FIG. 2 is an axial sectional view similarto that of FIG. 1, but taken at to the plane of the section of FIG. 1.
FIG. 3 is an enlarged axial sectional view of one spring-biased roller assembly of the type employed in the nut or collar of FIGS. 1 and 2.
FIG. 4 is an end elevational view of the reciprocating drive mechanism.
As shown, the drive mechanism of the invention comprises essentially a shaft 10 and a nut or collar 12 which surrounds the shaft and is turnable thereon and slideable therealong. In the illustrated embodiment of the invention, the shaft 10 is provided with two identical tracks or grooves 14, 16 displaced one upstream of the other. Each of the grooves 114, I6 constitutes a closed loop, and functions in some respects like a thread element on the shaft with the exception that it is continuous whereas the conventional thread element has a beginning portion and an end portion located at axially spaced locations on the shaft. Further, as provided by the present invention, the collar 12 has a pair of roller assemblages designated generally by the numerals 18, 20, these assemblages being identical to each other and one such assemblage being illustrated in FIG. 3. Each of the roller assemblages comprises a roller pin or body 22 having a nose portion 24 which is preferably conical so as to closely fit either of divergent walls 26 or 28 of the grooves l4, 16.
While in the illustrated embodiment of the invention the grooves 14, 16 are described as having divergent walls, it will be understood that they can equally well be formed to have parallel side walls, in which circumstance the nose portion 24 of the roller pin 22 will be essentially cylindrical instead of conical.
The grooves 14, 16 of the shaft are precisely oriented with respect to each other whereby the highest portions thereof and also the lowest portions are exactly in alignment respectively. That is, the positions of the grooves 14, 16 are symmetrically arranged and in relative conformity, being seen as located to nest rather than to be at variance. The pitch distance or spacing between the grooves measured lengthwise of the shaft 10 is constant, and such pitch distance equals exactly the distance between the center lines of the roller assemblages 18, 20.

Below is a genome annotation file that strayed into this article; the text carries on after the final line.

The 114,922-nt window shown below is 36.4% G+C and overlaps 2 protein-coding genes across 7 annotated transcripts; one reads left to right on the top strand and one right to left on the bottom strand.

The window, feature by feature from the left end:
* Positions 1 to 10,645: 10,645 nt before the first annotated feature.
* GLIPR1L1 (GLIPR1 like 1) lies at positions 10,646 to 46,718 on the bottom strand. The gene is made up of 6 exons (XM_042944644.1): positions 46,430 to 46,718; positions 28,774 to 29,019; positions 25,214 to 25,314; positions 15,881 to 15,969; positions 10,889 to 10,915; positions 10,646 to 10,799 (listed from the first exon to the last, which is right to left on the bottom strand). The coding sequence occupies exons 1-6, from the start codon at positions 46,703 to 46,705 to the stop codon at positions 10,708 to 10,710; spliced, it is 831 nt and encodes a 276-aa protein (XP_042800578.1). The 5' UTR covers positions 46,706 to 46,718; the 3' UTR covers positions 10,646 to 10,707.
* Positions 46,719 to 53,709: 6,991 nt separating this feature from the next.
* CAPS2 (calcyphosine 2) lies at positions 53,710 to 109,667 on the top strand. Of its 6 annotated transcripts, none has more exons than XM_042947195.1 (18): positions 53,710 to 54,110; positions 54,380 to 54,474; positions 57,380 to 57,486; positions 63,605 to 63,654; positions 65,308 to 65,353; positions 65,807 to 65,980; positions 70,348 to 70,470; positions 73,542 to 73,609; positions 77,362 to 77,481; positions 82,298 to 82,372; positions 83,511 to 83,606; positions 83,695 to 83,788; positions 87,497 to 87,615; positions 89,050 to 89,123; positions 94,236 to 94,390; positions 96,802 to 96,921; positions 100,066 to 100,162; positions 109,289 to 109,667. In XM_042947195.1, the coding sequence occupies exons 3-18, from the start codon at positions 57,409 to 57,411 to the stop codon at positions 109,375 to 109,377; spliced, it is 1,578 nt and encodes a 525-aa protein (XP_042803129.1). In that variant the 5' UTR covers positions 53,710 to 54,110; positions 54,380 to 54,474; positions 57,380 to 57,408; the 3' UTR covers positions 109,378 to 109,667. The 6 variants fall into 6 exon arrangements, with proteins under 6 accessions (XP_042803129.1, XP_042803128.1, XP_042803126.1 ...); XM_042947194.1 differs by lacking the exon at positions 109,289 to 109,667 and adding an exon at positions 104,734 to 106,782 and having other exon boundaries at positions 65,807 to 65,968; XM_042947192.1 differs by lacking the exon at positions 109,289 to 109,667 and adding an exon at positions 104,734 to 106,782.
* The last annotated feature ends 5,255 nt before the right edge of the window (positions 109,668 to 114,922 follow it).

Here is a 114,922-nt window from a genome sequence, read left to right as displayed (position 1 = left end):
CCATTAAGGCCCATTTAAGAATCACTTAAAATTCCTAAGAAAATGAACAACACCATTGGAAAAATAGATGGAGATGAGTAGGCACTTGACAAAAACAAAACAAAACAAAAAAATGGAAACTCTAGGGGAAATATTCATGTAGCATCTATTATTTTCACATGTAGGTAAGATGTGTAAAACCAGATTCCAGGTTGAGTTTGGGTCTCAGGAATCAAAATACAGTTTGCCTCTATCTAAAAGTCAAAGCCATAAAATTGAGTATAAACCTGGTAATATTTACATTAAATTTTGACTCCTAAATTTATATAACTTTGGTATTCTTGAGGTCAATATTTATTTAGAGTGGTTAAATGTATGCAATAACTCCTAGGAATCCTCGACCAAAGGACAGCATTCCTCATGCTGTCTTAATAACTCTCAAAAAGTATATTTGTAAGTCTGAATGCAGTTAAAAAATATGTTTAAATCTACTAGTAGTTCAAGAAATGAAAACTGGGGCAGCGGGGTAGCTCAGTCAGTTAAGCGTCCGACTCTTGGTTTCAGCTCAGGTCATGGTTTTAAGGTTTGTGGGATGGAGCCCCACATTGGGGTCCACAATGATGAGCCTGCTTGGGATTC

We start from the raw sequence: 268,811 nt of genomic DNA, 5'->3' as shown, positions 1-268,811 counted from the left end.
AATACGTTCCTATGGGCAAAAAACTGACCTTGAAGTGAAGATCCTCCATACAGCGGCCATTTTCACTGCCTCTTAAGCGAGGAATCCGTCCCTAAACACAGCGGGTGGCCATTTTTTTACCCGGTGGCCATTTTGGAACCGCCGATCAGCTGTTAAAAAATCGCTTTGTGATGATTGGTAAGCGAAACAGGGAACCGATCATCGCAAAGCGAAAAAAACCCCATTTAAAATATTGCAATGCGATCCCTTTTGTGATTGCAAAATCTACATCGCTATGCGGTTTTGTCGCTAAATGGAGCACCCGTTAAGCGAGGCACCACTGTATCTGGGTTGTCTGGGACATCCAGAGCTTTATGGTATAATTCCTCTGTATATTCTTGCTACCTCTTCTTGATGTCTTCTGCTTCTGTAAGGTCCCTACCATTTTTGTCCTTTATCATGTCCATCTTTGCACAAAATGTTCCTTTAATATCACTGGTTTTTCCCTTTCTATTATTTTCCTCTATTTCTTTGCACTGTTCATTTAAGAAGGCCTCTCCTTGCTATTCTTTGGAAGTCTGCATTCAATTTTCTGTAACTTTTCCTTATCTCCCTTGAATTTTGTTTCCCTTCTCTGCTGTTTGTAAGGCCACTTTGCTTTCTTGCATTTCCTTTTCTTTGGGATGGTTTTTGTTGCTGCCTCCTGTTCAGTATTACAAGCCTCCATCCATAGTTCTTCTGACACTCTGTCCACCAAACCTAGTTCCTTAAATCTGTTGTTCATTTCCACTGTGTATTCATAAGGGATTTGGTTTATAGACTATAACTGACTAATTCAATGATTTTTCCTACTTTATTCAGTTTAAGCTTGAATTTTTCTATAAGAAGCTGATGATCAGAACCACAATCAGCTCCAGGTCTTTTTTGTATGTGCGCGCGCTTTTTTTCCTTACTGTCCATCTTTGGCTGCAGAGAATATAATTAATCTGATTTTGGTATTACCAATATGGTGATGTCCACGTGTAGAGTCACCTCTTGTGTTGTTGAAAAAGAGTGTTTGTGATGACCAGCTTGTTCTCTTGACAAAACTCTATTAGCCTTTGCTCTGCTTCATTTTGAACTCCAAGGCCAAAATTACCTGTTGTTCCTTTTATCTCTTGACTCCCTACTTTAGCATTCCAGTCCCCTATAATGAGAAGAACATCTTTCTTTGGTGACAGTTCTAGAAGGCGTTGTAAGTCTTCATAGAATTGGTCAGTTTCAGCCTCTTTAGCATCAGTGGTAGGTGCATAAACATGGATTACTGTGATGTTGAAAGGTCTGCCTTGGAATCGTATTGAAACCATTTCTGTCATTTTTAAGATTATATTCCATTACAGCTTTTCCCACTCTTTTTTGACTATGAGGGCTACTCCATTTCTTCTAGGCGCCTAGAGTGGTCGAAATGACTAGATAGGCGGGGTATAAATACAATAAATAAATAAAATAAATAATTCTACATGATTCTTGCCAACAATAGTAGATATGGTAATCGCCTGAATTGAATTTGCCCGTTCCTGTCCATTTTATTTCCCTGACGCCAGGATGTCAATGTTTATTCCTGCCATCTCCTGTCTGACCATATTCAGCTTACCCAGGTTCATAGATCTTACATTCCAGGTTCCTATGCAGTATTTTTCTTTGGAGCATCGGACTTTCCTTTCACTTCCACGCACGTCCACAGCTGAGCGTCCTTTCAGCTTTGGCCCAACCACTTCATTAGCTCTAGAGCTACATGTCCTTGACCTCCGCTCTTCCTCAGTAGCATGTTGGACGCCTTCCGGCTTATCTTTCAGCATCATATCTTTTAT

in order to compensate for slight differences or tolerances in the manufacture of the components, and also to reduce shock forces under conditions of direction reversal and high acceleration, the roller pins 22 are spring-biased inwardly, whereby each always fully contacts the associated wall of its respective groove and assumes its proper share of the load to which the drive is subjected. Each roller, due to such spring biasing, is saved from excessive, destructive forces not only while the collar 12 is travelling in one given direction but also at those places where it reverses direction. Excessive wear on the shaft 10 is also prevented.
Each of the roller pins 22 is carried in the collar 12 by means of a pair of radial needle-bearing assemblages 30, 32.111 addition, the roller pins 22 at their outer ends engage thrust bearing assemblage 34 which in turn engage spring washers 36 carried in a threaded screw cap 38. The needle bearing assemblages 30, 32 are mounted in a bushing 40 which has an annular shoulder 42 by which it is positioned in the collar body 12. The outer end of the bushing 40 is internally threaded to accommodate the screw cap 38, as clearly illustrated in FIG. 3. By such arrangement, each roller pin 22 is seen to be spring-biased inwardly, to force it into intimate engagement with one of the side walls of its respective groove in the shaft 10.